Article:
Skill (labor)

Skill is a measure of the amount of worker's expertise, specialization, wages, and supervisory capacity. Skilled workers are generally more trained, higher paid, and have more responsibilities than unskilled workers.[1]

Skilled workers have long had historical import (see Division of labor) as masons, carpenters, blacksmiths, bakers, brewers, coopers, printers and other occupations that are economically productive. Skilled workers were often politically active through their craft guilds.

Relative demand of skilled labor

One of the factors that increases the relative demand for skilled labor is the introduction of computers. In order to operate computers, workers must build up their human capital in order to learn how such a piece of machinery works. Thus, there is an increase in the demand for skilled labor. In addition to the technological change of computers, the introduction of electricity also replaces man power (unskilled labor) which alters the demand for labor skills.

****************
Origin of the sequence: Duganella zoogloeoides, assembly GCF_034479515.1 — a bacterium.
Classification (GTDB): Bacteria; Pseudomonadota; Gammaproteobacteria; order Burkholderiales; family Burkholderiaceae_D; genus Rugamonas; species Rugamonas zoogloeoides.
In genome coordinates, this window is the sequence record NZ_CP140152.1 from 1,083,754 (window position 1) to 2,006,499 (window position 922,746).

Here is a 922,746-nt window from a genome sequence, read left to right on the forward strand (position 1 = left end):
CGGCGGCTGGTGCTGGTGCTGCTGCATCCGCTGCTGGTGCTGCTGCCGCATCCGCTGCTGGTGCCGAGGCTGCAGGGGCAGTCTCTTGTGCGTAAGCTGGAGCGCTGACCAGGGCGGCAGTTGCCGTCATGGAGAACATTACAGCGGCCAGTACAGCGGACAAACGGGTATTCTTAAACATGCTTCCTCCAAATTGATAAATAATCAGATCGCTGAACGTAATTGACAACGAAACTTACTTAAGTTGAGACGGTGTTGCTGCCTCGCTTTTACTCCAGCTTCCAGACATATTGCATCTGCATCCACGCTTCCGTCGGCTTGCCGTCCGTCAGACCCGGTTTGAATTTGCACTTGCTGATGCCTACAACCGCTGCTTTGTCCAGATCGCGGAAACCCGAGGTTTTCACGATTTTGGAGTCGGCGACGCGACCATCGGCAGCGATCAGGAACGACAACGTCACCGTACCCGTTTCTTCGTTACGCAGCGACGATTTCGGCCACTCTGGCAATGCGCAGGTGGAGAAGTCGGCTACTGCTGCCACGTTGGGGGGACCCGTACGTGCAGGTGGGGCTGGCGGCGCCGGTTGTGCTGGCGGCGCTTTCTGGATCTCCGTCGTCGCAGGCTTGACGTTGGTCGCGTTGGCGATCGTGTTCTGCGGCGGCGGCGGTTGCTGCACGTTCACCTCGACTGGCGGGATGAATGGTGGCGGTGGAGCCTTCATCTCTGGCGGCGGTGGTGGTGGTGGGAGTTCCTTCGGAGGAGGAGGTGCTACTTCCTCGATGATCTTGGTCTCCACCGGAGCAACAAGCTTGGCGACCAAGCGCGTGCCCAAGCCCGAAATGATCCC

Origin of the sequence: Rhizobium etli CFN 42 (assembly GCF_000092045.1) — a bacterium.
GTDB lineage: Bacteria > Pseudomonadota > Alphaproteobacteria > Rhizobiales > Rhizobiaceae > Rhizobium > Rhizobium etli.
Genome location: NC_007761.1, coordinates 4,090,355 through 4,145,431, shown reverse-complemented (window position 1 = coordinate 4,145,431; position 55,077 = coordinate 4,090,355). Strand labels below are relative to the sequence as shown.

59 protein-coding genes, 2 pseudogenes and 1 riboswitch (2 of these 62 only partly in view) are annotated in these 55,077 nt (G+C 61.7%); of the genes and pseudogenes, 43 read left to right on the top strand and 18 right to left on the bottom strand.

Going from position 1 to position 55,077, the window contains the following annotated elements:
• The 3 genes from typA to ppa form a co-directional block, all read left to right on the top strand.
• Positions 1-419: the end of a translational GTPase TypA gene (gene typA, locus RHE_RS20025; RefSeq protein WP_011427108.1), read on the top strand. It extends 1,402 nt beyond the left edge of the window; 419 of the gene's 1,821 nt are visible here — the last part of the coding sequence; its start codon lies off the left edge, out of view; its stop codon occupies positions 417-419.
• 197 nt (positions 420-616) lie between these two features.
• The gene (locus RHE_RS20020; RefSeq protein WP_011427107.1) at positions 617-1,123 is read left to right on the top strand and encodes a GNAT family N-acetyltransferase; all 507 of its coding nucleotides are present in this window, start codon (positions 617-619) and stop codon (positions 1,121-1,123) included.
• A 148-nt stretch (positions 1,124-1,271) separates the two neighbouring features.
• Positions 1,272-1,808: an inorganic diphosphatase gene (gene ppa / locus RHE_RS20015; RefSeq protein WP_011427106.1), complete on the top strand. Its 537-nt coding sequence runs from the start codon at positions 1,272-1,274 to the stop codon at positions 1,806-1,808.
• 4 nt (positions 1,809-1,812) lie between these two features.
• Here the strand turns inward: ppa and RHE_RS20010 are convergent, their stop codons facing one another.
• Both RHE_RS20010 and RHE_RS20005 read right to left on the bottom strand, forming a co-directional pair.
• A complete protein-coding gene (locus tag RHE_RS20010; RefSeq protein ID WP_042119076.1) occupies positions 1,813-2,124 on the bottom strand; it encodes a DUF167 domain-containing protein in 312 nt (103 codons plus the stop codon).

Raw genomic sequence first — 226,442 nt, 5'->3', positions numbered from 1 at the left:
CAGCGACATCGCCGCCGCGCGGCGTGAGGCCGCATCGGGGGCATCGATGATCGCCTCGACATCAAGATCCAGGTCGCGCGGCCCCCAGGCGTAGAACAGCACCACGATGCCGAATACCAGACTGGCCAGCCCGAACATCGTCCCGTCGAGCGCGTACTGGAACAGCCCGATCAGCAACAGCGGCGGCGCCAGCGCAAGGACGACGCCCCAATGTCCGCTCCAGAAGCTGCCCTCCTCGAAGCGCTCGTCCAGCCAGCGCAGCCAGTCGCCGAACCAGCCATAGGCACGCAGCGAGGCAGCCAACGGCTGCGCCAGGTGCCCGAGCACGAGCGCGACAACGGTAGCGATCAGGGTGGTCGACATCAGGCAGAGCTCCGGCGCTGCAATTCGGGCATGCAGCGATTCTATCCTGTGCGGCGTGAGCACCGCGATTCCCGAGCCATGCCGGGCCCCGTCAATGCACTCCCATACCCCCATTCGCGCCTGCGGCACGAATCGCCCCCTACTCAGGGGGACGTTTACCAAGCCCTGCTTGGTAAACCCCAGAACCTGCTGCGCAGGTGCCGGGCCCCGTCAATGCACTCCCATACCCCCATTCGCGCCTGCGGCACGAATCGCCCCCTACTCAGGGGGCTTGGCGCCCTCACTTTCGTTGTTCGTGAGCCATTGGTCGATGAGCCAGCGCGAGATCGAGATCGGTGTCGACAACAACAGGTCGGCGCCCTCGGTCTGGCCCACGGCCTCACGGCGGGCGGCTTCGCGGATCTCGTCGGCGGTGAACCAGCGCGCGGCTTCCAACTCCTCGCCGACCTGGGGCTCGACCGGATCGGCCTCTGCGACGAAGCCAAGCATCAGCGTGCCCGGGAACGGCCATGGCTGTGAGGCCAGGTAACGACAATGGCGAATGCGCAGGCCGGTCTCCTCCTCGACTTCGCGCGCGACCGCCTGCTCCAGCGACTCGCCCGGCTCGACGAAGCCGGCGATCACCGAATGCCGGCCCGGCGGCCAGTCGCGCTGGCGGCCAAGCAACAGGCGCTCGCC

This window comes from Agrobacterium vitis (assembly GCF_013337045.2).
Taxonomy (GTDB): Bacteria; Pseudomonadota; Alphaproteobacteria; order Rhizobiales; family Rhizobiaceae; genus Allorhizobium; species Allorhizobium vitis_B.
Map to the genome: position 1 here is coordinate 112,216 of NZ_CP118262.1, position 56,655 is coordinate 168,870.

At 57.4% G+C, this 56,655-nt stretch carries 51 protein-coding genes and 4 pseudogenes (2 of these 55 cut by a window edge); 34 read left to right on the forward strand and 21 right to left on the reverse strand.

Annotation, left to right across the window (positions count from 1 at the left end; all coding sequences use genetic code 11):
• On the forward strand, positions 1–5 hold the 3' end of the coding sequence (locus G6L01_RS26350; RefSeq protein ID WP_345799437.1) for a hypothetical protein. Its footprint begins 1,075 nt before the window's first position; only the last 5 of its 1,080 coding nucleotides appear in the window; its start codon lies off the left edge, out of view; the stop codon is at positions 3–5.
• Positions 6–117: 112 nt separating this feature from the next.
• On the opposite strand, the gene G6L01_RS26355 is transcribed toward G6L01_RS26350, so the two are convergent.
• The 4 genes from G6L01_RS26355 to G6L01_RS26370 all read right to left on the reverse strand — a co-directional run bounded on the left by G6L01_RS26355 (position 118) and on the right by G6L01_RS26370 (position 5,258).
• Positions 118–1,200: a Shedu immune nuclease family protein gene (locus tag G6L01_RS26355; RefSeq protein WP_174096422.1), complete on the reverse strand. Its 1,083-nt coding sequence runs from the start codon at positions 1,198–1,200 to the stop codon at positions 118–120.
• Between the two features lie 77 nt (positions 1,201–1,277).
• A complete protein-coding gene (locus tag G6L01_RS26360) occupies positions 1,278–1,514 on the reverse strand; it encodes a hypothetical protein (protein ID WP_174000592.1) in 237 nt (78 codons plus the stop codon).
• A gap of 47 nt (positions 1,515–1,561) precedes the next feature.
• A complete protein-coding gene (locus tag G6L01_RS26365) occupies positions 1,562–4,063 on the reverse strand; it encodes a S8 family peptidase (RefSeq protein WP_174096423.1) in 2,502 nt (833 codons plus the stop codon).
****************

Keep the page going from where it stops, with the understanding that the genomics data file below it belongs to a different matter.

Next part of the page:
Technology, however, is not the only factor. Trade and the effects of globalization also play roles in affecting the relative demand for skilled labor. For example, a developed country purchasing imports from a developing country, which then replaces products made with domestic, low-skills labor. This, in turn, decreases the demand for low-skills workers in the developed country. Both of these factors may increase the wages of highly skilled workers in the developed country.

See also


  1. Cowan, Ruth Schwartz (1997), A Social History of American Technology, New York: Oxford University Press, p. 179, ISBN 0-19-504605-6

Further reading

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